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Opening Arguments

Save the grills

I missed the column in Sunday's JG by Mindy Waldron, an administrator with the county health department, but I heard Pat White talking about it on WOWO on my drive home yesterday, so I hunted it up. The department has gotten a reputation for being a bunch of rule-obsessed, meddling busybodies because of its apparent attempt to kill outdoor cooking by restaurants. Her goal in the column was to convince us the department is really doing the best it can considering a lack of direction from the state and is just being reasonably concerned about everybody's health and safety. I don't think she succeeded:

And even though Indiana's Food Code doesn't specifically forbid permanent outdoor cooking, it doesn't specifically account for it either, which puts Indiana counties in a difficult position when regulating this issue for the safety of the consumer.

So what happens when a law is silent on an issue? You rely on an interpretation of the law by the official agency in charge. Years ago, we did just that when we asked state health officials for such an interpretation and did not receive one.

So in the absence of any written guidance, we created an option locally for restaurants to grill outside on a semi-permanent basis for up to 10 days a month. We did it as a compromise and with the knowledge that it was not a perfect solution.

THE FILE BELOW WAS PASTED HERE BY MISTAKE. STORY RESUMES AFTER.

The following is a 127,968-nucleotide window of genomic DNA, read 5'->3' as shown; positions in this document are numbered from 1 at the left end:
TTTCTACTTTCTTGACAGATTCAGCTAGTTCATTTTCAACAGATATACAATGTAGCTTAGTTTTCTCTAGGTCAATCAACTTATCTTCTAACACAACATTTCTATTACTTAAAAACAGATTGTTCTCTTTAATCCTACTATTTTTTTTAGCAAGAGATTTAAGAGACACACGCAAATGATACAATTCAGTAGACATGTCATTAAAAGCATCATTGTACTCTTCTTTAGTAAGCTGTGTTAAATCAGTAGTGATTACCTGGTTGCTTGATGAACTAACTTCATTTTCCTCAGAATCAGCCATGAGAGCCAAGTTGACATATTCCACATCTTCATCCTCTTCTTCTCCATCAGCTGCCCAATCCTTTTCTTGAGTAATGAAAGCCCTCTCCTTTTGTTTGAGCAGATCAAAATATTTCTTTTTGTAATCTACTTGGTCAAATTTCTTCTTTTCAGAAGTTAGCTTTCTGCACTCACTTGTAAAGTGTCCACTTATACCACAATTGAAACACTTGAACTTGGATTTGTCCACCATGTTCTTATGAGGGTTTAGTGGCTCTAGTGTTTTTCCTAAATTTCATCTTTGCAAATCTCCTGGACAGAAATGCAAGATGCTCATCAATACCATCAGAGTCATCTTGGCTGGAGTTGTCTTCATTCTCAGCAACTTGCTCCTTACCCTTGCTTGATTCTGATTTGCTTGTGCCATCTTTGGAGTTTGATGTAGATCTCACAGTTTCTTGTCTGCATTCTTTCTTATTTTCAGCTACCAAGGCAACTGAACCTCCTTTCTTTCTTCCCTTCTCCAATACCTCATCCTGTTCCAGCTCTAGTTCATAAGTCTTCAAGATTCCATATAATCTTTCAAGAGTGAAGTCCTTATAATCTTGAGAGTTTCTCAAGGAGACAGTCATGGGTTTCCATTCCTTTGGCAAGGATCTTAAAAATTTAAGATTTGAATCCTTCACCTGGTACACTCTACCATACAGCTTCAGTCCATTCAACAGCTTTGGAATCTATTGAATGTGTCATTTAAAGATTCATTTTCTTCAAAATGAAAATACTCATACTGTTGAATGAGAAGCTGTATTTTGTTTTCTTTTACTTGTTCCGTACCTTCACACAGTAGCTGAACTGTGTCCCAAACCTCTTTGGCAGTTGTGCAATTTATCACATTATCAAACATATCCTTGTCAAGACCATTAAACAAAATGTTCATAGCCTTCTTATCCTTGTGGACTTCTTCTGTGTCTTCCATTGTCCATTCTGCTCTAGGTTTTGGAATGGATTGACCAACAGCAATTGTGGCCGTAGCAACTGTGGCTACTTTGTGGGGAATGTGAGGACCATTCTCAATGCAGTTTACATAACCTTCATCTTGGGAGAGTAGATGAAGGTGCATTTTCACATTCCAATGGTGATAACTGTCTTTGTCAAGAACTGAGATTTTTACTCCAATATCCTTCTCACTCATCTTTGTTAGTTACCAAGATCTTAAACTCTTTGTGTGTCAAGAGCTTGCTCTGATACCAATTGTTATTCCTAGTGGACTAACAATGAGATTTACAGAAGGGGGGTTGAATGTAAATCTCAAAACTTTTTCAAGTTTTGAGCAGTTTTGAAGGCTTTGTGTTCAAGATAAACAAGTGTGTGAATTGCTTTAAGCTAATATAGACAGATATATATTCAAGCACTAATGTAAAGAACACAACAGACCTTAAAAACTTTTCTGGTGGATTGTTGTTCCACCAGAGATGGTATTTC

Last year, we again asked the Indiana State Health Department for their interpretation on this issue and this time we were told which sections of the food rule should apply to these types of cooking operations. Those sections are very detailed and go far beyond what our current 10-day permit requires. Clearly, we are deviating from what the state health department recommends, and so we needed to come into compliance with their interpretation.

Forgive me for being thick if there's something here I'm missing, but doesn't the first sentence pretty much negate everything that follows? State law doesn't forbid outdoor cooking but doesn't "account for it, either." So isn't the "guidance" or "interpretation" from the state just advisory? If the state law is silent on the issue, how can you possibly seek an interpretation of the law? How is this not a local issue on which the local authority is trying to duck responsibility for the actions it has taken?

"And finally," she writes, " it's been suggested that the health department is making this way too complicated and we should just find a way to work it out." Well. yeah. If you're seen as being silly and controlling on this issue, you will be on other ones far more serious, which will create a serious health problem where they need not be one. Find a way to work it out. It's not that complicated, really. Most jurisdictions in the country -- and in this state -- seem to have figured it out.